Selling a property can be a daunting undertaking for a property owner – especially if it is your home and largest asset. As a seller you want to make sure you make the most you can out of the sale, cover what remains on your existing bond and any other expenses and ideally realise a profit.
Being aware of the costs for which you as the seller are responsible will enable informed decisions throughout the process of selling your property. Greg Brown, Director of Data Services at LexisNexis says that understanding what expenses are for the seller’s account can assist sellers to price their house well – making it more saleable – while ensuring the best outcome financially.
Let’s review what sellers should expect to pay for:
Estate agent’s commission
As the seller you are responsible for the payment of the estate agent (or agents’) commission. Some estate agencies will agree to negotiate their rate of remuneration, but the standard fee is between 5 – 7% plus VAT. Disruptors to the market are now offering various other options such as fixed rate commission structures – regardless of the selling price – or reduced rates if you allow them to be the sole marketers of your property.
“It is worthwhile investigating and negotiating where possible, while ensuring you receive the best possible service to facilitate a speedy sale,” says Brown. This amount will be paid by the transferring attorneys on transfer of ownership of the property.
As the seller you are responsible for arranging and paying for various inspections including electrical, beetle, electric fencing, gas and plumbing. These inspections vary region to region, so check with your estate agent or transferring attorney to establish which ones are necessary. These inspections are usually only requested once the offer to purchase has been signed and the buyer’s bond has been approved.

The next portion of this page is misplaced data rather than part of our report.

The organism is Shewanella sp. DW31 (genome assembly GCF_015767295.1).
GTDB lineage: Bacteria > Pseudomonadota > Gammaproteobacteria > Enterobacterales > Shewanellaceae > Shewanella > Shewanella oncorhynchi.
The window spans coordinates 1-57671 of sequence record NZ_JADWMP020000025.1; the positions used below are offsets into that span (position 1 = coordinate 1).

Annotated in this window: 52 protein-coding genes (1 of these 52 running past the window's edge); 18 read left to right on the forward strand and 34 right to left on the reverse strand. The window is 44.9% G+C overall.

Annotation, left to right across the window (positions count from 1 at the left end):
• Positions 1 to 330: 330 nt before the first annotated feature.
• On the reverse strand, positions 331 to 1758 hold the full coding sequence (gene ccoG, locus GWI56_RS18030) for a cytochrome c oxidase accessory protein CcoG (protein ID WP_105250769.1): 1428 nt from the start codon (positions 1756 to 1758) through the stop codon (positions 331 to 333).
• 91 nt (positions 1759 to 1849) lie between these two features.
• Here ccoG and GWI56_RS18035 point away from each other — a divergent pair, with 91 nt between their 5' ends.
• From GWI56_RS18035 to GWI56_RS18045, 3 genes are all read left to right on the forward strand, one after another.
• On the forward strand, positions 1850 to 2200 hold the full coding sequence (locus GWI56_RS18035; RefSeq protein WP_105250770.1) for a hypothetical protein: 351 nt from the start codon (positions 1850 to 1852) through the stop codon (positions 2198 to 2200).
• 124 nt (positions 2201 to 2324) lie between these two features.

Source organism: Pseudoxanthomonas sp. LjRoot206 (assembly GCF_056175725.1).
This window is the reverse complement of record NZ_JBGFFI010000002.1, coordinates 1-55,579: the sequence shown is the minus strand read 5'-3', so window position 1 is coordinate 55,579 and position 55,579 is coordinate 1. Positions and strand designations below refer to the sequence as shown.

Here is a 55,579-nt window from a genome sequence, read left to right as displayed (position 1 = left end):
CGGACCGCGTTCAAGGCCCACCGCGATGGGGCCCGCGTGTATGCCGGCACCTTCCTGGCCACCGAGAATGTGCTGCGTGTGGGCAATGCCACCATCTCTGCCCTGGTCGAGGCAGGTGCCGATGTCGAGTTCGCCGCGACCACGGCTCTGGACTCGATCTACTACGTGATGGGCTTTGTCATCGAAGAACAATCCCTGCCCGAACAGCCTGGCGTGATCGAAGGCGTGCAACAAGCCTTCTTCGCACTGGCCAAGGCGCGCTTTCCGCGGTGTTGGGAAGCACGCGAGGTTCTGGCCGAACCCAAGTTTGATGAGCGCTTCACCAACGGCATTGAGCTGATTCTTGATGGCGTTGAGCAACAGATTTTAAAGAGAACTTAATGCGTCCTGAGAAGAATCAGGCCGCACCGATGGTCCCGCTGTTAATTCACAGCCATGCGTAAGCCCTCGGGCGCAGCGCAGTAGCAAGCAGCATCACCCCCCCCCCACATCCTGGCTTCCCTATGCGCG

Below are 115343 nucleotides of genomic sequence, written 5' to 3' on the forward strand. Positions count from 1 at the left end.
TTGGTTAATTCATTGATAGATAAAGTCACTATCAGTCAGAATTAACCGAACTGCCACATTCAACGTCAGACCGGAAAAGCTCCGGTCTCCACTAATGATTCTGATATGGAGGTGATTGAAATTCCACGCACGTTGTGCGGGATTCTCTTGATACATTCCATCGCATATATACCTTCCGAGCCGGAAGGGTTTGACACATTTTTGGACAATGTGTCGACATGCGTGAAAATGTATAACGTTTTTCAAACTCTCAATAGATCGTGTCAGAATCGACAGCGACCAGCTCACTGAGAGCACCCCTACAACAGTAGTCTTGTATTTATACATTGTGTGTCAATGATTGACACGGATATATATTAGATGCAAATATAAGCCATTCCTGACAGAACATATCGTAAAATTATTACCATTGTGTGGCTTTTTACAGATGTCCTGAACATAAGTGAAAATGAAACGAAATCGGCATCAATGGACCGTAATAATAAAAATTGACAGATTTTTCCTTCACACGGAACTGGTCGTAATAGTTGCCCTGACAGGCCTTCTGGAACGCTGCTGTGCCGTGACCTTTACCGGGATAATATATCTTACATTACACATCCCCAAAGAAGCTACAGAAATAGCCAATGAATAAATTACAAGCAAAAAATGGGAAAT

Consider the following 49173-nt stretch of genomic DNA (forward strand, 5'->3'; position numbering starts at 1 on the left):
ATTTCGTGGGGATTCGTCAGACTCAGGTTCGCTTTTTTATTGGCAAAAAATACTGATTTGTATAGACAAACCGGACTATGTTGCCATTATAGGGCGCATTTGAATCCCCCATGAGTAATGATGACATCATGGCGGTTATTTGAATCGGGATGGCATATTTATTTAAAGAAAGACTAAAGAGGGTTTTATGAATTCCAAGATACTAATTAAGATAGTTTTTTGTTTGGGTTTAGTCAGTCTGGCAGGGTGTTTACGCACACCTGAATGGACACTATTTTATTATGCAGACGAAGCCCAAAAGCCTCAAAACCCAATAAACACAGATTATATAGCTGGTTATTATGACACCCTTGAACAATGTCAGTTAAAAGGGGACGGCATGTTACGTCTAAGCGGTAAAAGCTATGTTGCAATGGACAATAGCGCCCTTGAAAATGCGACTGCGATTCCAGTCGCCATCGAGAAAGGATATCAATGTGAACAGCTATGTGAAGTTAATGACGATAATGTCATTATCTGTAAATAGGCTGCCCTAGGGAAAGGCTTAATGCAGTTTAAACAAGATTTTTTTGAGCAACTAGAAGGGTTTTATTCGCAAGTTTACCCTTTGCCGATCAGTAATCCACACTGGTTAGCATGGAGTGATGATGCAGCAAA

Should the inspections reveal issues that need remedy prior to compliance certificates being issued, you, the seller will be liable for these expenses. Many contractors offer the option to pay for these expenses once transfer has taken place – with the transferring attorneys handling payment from the sale revenue.
Rates and taxes clearance certificate
As the seller you will be required to pay rates and taxes upfront, for a period as prescribed by the municipality, for a clearance certificate to be issued. This can vary from two to six months. This certificate will be required by the conveyancers and if the property transfer is registered within a shorter time frame, the seller will be able to apply for a refund from the municipality for the difference.
Bond cancellation fees
Most banks required a notice period for cancellation of a bond. It is best to contact your bank and ascertain what their prescribed time frame is – and what the costs of cancelling your existing bond will be. If you are registering a new bond with the same bank, try to negotiate the reduction or waiver of the cancellation fees or penalty interest for the existing bond.
Levies clearance certificate
Sectional title complexes or estates require that levies be up to date before issuing a levies clearance certificate. They may also require advance payment to ensure that costs will be covered until the transfer of ownership has been registered.
“Working with a reputable estate agent takes a lot of the stress out of selling your property, but the onus is on you – the homeowner to check that your property is priced right,” says Brown.
“Using Lexis®PropIQ to obtain a comprehensive property valuation report helps determine the price at which to market your property and the comparative values of similar properties that have been sold for in the area.”
For more information, visit: https://www.lexisnexis.co.za/lexispropiq